How to Invest in Art: 5 Ways to Invest in Art as a Beginner

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Is investing in art the ultimate alternative investment? It is completely non-correlated to the public markets and has delivered consistent positive returns over the decades.

There are two conflicting goals at play in every financial portfolio: growth potential and safety.

On the one hand, you want high-growth assets such as stocks in order to help the portfolio grow over both the short and long terms.

But on the other, you also want to simultaneously balance those high-growth assets with “safer” holdings like bonds and even cash to protect the principal in the case of a downturn.

It’s all about organizing your investment holdings as part of a greater whole, rather than piecemeal. It’s about structuring your portfolio in a way that stands the best chance of meeting your goals within your acceptable level of risk. And it’s about finding a balance that works for you as an investor.

This is all particularly important in times of economic uncertainty. While it’s impossible to predict exactly what will happen in the future, it’s clear that right now the story of the market is one of uncertainty.

For instance, at the start of 2019, a Wall Street Journal survey found that the chance of a recession in the next 12 months was at its highest level in seven years, with 25% of the economists surveyed predicting a downturn.

While we aren’t in a recession yet, there are definitely storm clouds on the horizon. In times like these, it’s important to have a diversified portfolio that can weather any storm.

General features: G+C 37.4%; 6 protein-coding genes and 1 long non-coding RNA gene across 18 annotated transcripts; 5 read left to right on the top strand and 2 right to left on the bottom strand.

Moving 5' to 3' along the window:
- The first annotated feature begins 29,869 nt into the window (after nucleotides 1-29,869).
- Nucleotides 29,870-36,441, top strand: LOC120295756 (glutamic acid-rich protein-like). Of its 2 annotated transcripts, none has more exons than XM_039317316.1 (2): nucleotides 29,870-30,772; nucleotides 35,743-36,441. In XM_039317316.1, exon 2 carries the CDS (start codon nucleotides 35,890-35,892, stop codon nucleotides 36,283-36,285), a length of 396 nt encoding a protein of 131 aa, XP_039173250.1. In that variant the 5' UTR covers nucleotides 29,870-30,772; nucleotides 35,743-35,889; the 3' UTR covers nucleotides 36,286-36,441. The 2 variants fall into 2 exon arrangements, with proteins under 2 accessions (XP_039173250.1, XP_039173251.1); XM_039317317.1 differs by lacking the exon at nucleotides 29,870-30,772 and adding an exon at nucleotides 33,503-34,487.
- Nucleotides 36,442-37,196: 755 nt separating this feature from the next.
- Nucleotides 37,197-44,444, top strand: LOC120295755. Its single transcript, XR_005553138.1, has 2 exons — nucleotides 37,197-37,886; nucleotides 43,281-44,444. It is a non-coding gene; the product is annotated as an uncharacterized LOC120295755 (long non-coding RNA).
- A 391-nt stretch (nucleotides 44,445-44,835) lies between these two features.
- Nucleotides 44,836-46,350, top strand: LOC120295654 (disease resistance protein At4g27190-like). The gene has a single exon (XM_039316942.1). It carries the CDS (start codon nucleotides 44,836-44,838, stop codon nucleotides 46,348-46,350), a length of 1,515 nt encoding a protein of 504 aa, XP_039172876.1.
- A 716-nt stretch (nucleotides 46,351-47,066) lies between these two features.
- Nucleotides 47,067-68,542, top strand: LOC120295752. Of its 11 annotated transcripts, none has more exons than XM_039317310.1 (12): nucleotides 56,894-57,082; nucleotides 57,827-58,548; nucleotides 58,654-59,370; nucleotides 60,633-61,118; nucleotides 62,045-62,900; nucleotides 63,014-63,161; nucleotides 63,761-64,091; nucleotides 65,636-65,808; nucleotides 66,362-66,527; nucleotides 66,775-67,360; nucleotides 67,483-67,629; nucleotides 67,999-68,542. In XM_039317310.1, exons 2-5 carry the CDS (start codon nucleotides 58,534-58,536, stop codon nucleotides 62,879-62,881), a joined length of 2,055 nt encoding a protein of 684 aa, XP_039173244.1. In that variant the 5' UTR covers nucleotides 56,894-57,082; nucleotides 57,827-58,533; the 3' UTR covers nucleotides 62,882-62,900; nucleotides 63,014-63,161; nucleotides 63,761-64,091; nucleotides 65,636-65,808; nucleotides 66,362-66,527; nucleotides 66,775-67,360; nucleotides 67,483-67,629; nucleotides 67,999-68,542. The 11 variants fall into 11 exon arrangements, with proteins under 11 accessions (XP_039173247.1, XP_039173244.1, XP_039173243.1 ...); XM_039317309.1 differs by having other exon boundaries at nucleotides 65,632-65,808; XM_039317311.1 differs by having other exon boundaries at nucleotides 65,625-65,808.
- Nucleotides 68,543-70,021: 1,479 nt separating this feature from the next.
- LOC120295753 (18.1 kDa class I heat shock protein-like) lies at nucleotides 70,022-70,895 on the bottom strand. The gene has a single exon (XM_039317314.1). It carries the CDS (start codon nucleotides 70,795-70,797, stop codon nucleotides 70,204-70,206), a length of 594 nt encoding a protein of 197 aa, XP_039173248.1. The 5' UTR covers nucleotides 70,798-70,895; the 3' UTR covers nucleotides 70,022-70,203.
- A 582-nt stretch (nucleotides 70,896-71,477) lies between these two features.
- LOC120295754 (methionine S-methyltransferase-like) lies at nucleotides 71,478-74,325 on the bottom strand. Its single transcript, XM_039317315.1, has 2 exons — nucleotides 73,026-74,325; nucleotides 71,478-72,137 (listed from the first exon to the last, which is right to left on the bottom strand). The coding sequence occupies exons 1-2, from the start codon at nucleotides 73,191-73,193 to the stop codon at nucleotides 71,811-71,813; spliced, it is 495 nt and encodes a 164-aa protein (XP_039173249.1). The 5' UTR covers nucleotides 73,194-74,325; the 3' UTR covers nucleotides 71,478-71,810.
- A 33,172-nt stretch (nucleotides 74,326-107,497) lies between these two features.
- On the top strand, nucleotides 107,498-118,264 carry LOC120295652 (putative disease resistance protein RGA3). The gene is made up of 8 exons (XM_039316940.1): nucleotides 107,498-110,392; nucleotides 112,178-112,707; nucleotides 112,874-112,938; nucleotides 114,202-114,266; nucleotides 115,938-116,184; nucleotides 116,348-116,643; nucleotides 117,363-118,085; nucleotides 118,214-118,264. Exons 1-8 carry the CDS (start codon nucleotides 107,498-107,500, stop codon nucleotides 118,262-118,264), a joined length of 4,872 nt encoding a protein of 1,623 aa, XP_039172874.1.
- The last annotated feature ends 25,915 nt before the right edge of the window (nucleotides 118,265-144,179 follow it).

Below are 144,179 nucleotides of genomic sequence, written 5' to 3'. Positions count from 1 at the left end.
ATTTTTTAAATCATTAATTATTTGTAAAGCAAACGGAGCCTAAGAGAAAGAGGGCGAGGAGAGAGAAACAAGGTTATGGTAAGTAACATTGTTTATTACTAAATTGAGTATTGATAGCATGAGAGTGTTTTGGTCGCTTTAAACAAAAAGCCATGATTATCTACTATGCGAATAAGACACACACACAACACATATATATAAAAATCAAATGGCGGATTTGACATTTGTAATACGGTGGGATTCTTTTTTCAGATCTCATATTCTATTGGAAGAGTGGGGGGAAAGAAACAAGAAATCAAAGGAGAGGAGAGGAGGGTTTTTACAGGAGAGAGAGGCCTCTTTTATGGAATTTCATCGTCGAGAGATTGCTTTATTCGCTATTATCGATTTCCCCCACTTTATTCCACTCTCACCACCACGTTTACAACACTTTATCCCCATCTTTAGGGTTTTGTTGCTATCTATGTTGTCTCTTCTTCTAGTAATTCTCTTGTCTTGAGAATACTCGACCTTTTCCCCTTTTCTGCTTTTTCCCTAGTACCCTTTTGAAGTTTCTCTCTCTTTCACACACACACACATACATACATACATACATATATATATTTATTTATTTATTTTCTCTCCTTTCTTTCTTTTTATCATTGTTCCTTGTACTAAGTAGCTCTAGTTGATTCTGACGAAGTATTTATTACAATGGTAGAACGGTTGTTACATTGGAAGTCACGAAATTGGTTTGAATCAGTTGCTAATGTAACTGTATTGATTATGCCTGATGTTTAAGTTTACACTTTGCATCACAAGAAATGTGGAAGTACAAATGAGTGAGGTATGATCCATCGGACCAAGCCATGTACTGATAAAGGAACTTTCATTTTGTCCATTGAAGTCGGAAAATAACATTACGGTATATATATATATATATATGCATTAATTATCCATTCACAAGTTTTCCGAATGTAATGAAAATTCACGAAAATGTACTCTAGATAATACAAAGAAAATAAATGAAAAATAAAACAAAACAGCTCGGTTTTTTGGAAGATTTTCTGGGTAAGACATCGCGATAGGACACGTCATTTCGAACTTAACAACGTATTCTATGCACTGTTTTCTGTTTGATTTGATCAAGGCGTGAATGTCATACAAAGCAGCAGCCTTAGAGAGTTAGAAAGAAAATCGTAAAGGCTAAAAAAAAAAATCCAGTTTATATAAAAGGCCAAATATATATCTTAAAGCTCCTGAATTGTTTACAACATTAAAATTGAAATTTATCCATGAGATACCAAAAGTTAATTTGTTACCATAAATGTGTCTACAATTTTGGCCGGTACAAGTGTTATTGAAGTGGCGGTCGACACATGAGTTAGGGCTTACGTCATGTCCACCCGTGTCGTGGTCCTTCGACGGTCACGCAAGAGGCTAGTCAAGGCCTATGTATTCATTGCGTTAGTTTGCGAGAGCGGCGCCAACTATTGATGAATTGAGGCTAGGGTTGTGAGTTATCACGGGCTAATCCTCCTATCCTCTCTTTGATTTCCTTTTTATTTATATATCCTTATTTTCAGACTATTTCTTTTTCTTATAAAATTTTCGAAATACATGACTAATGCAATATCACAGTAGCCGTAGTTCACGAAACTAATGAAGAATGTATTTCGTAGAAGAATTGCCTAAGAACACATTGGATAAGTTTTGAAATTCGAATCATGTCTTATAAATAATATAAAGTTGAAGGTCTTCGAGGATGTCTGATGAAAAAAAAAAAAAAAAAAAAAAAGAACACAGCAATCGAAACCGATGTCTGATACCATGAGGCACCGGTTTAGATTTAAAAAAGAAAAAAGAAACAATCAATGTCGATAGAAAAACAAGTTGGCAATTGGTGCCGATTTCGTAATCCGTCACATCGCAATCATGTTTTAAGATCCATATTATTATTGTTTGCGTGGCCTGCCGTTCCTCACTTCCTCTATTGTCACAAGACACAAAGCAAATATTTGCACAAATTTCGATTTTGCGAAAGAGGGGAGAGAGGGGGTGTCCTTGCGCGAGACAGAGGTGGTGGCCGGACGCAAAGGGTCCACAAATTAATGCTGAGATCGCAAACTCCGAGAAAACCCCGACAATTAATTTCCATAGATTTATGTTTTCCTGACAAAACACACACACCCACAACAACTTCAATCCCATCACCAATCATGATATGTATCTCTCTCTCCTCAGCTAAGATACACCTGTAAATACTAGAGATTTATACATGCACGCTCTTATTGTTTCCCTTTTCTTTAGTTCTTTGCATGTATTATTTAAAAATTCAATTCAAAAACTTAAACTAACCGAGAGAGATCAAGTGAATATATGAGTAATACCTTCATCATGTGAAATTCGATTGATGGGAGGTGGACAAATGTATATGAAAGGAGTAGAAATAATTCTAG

And one way to do that is to invest in alternative assets.

Rise of the alternative assets

This also makes it a great time to look into alternative investments like private equity funds, commodities, hedge funds, collectibles and more.

These asset classes are typically not correlated to the broader markets, meaning they’re protected from the wild swings of the stock market and are better able to deliver positive returns in the event of a downturn.

The truth is, over the past 20 years alternative investments have outperformed more traditional asset classes like stocks and bonds. In fact, since 1999, an alternative portfolio has generated slightly higher long-term returns than equities, fixed income or a traditional 60%/40% split of the two, according to Invesco. At the same time, alternatives were much less risky than the other options.

For this reason, alternative investments are becoming increasingly important as tools for everyday investors to grow their investment returns while simultaneously protecting their portfolios.

And these assets can be quite powerful.

Yale University famously committed a large portion of its endowment to alternative investments in the 1980s and has to-date seen industry-beating results. In 2014, for instance, Yale’s endowment posted returns greater than 20%.

One of the most popular alternative investments is art. In fact, art has been considered an investment for centuries.

The idea is that not only can you enjoy the piece hanging on your wall, but it will also go up in value over time, providing you with a nice return on investment.

What Is Fine Art and Why Are People Investing in It?

The fact is, art is the ultimate alternative investment, as it is completely non-correlated to the public markets and has delivered consistent positive returns over the decades. This even applies during downturns. While the S&P declined by 5.1% in 2018, the art market returned 10.6% and was called “the best investment of 2018” by the Wall Street Journal.

In some regard, buying a work of art by a particular artist is akin to buying stock in a company, where blue-chip artists and companies share two key attributes: high-quality and assured liquidity. But there’s a marked difference in performance.